I am glad to be able to accept this Amendment. I believe that the oases my hon. Friend has in view in his Amendment will be few and far between. Whether few or many, it is only just that the teachers, in the words of the Amendment, who "in consequence of this Act suffer direct pecuniary loss" should be 1769 compensated. The principle involved is an active one. It was put into the Act of 1902, and it seems to me that there can be no objection to its insertion in this Bill.
§ Mr. BOOTH
I want to be clear upon one point. Those of us who have had experience of the compensation of dispossessed officers know that claims sometimes come by surprise. If the effect of the Clause is, as explained by the right hon. Gentleman who moved it, then I am in entire sympathy with it, but I want to put this point: Supposing a teacher has the offer of another post commensurate with the one he holds, has he or has he not the choice of declining that post and of taking compensation?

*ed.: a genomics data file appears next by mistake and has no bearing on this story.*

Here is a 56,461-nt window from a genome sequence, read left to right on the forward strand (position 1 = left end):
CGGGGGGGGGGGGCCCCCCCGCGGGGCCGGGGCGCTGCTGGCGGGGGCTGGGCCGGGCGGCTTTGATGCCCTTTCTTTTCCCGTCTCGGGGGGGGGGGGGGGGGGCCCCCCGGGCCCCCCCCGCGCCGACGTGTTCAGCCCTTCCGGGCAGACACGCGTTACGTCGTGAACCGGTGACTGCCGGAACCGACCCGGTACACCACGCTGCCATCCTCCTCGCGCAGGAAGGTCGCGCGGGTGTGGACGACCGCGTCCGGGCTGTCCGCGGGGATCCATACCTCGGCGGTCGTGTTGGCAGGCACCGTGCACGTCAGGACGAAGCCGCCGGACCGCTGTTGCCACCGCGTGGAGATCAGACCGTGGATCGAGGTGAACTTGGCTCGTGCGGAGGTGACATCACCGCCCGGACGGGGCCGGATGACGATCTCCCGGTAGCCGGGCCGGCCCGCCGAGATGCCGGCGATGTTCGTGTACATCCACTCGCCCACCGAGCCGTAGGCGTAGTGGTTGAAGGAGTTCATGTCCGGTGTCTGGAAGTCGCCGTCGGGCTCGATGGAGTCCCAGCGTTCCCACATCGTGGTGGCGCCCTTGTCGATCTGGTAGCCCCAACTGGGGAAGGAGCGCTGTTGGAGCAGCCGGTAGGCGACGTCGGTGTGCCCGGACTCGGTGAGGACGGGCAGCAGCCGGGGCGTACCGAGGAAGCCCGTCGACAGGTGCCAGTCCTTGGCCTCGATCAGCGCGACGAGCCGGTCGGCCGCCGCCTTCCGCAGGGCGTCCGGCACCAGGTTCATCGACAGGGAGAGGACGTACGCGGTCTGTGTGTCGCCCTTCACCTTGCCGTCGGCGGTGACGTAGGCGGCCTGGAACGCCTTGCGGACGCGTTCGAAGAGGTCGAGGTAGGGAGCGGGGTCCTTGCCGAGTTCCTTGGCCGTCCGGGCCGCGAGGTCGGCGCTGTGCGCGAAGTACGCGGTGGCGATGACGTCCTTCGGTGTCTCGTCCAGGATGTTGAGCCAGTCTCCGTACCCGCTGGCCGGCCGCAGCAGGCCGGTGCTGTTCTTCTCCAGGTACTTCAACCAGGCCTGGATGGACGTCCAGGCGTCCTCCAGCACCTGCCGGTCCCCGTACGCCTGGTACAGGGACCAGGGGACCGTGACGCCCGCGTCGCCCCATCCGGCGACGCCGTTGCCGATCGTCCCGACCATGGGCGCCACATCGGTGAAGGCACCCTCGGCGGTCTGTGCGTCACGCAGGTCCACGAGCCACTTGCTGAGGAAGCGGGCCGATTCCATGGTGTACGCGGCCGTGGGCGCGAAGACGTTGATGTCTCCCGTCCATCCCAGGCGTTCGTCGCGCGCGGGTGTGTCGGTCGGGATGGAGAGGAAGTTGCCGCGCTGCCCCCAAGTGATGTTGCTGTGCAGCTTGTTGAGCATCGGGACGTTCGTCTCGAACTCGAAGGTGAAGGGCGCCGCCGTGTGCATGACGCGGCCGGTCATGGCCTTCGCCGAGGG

§ Mr. BOOTH
I take that to be so, but I want an explicit statement from the Minister. It cannot be the same as abolition of office if he is offered a school in the neighbourhood or within a reasonable distance and he keeps in his own occupation. It is not, I say, the same as if he were dispossessed of his post and had to go into a different occupation. I should like it to be clear that, supposing a teacher declined a post in the same neighbourhood or even a little distance away, that then he would not have any claim to compensation.
§ Sir J. D. REES
May I ask the right hon. Gentleman whether the acceptance of this Clause, which I understand he proposes to accept, will largely add to the contemplated cost of the Bill? Will there be a very large increase of the estimate which the President made in introducing the Bill; if so, would he say a word or two upon that all-important but rarely noticed aspect of the question?
§ Mr. LEWIS